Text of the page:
2 for the price of 1

You could accept one free attorney, or your could have two for the price of one.  If you choose to hire a civilian defense attorney, you usually keep your detailed military counsel (uniformed counsel) at no charge.  This means that you have the power to assemble a team of attorneys to help you through a very difficult time in your life.  Servicemembers deserve a team to represent them.

You choose a civilian lawyer, but your assigned counsel is chosen for you.

Your detailed defense attorney is appointed to your case based on who is available at the time.  No consideration is given to personality, experience, time, or your preferences.  You get who you get, and that generally remains unchanged.  In selecting a civilian defense attorney, you have the power of choice, and you can pick someone with the right personality, experience, time, and anything else that is important to you.

It is critical that you find a military lawyer who is the right fit for you. Their personality must be compatible with yours, and teaching you about the process is an extremely important task. So, it is important to find someone who you know will educate you on the process and the roadmap to success.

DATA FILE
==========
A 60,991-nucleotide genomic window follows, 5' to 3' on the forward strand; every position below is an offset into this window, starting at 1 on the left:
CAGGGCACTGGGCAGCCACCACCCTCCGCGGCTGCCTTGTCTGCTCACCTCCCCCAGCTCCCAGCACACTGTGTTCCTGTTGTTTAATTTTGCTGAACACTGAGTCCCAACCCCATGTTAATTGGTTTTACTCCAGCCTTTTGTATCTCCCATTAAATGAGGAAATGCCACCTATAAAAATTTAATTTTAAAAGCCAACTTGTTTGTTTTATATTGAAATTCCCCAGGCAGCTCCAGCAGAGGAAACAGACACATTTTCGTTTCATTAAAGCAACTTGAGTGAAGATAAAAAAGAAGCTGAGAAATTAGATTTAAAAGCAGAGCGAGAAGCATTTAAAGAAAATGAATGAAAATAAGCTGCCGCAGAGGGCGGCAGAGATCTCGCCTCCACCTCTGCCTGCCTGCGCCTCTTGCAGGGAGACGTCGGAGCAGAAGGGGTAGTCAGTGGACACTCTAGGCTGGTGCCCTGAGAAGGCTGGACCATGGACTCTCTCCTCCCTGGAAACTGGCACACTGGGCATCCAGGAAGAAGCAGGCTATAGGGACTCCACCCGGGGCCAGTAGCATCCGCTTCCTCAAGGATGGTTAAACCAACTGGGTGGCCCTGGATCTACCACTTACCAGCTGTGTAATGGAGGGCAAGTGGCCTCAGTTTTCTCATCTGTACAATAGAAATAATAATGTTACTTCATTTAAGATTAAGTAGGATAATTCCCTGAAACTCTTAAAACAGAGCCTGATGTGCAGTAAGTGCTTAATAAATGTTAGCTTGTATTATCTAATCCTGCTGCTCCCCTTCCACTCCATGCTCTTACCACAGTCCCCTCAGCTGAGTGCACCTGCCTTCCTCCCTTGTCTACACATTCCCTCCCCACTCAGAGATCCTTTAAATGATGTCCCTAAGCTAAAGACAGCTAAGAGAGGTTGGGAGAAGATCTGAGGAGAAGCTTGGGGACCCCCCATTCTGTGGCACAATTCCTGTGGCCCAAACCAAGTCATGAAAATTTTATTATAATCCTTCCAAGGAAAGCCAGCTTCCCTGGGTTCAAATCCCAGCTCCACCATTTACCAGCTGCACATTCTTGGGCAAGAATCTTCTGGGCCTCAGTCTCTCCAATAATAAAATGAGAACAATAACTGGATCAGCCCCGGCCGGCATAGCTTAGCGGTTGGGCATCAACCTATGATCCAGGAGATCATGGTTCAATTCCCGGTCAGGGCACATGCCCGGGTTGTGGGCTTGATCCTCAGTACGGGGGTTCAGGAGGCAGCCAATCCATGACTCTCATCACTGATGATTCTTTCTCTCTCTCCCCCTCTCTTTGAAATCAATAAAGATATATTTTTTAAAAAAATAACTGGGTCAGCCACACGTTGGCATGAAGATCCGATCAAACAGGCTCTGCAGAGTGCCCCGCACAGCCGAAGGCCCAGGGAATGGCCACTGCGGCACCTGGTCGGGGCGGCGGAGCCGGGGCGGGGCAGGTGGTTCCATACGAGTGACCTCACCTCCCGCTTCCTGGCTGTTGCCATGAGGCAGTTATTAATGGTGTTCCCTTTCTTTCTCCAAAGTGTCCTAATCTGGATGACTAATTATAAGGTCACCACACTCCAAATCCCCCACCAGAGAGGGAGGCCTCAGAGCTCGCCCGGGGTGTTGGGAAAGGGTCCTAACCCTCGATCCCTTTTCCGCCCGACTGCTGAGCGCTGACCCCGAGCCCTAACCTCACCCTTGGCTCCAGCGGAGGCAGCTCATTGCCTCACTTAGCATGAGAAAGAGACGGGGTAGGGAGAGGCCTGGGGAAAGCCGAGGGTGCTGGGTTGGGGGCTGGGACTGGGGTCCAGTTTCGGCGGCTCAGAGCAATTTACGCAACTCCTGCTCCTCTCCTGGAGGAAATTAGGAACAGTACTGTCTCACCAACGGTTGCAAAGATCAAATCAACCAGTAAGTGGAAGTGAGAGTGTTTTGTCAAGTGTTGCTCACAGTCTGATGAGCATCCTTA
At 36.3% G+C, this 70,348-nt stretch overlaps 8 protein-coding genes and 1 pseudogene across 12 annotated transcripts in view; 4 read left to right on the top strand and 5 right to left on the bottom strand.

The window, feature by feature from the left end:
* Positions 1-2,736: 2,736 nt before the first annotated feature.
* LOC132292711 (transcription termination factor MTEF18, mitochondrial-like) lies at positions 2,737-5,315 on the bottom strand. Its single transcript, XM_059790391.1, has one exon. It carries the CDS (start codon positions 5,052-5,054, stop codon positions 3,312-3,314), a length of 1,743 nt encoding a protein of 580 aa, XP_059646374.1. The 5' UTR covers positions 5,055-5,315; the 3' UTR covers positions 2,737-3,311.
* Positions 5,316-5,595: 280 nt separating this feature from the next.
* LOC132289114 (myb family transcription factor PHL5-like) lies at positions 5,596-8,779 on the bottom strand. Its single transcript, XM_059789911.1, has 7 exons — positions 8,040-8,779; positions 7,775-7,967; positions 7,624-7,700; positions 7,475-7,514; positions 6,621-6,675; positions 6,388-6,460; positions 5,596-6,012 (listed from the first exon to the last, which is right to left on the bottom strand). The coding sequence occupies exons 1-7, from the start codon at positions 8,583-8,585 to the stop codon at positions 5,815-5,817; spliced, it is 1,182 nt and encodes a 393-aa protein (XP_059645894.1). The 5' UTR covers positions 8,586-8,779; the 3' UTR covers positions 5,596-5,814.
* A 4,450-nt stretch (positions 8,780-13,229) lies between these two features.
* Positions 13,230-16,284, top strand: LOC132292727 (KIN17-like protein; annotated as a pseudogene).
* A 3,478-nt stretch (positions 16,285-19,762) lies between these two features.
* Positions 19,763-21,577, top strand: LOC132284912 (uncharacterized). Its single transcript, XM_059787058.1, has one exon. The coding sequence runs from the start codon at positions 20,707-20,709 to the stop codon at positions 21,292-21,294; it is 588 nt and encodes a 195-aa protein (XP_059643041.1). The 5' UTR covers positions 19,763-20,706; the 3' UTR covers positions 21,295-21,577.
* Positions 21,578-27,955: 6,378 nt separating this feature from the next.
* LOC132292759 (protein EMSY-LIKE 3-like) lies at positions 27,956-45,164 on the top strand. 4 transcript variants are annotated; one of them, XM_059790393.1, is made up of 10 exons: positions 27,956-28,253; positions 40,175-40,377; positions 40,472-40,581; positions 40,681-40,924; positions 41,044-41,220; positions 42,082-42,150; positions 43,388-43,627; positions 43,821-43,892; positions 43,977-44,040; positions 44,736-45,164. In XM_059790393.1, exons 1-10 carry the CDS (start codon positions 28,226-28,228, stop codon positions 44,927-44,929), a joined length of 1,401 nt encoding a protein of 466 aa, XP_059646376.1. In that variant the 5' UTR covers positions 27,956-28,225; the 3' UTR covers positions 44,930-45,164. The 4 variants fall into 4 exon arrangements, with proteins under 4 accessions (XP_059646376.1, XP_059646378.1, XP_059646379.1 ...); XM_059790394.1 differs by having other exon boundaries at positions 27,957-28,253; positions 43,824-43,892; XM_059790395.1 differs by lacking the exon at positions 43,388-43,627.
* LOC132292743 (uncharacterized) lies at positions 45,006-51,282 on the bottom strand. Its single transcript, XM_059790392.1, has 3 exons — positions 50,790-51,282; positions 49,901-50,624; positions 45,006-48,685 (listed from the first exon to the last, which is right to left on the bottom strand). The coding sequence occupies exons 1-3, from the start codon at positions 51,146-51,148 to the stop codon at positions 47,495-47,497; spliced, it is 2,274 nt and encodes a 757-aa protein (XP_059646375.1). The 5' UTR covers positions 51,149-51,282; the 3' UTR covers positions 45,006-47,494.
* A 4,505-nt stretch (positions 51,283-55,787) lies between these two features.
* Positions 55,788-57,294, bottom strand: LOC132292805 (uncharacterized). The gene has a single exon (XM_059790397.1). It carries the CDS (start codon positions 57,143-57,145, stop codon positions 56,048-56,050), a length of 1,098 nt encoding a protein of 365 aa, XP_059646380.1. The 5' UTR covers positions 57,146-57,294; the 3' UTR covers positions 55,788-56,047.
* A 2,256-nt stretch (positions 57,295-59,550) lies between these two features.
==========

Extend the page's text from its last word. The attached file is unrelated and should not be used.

At the time I left active duty as a Major and  Senior Defense Counsel, I was told that I would never be in the courtroom again due to the amount of time I already spent as a prosecutor and defense counsel (in short, I’d already “checked the block” in the courtroom).  Knowing this, most military defense counsel have fewer than 5 years of service as an attorney and sometimes less as a member of the Armed Forces.  The more I represented clients in the courtroom, the more confident and competent I became, and those are attributes that can only be obtained through time and practice.  You deserve representation by someone who is backed by years of experience.

Civilian counsel are not part of the Armed Forces

My priority is trying to secure a positive result for my client.  Period.  Civilian counsel are not deterred by rank, a chain of command, or a supervisory chain of responsibility. Civilians are not worried about the next evaluation report or upcoming promotion. Having said that, not all uniformed lawyers are worried about these things, but some are–especially those who are just “doing their time” as a defense lawyer.

No Boundaries Advocacy

Within the ethical rules that apply to all attorneys in the United States, I do what is necessary to fully represent the interests of my client.  Military assigned counsel are often subject to restraints on representation by their chain of command, such as limitations on approaching members of the press.  I have no chain of command. I work for my clients’ interests. That’s it.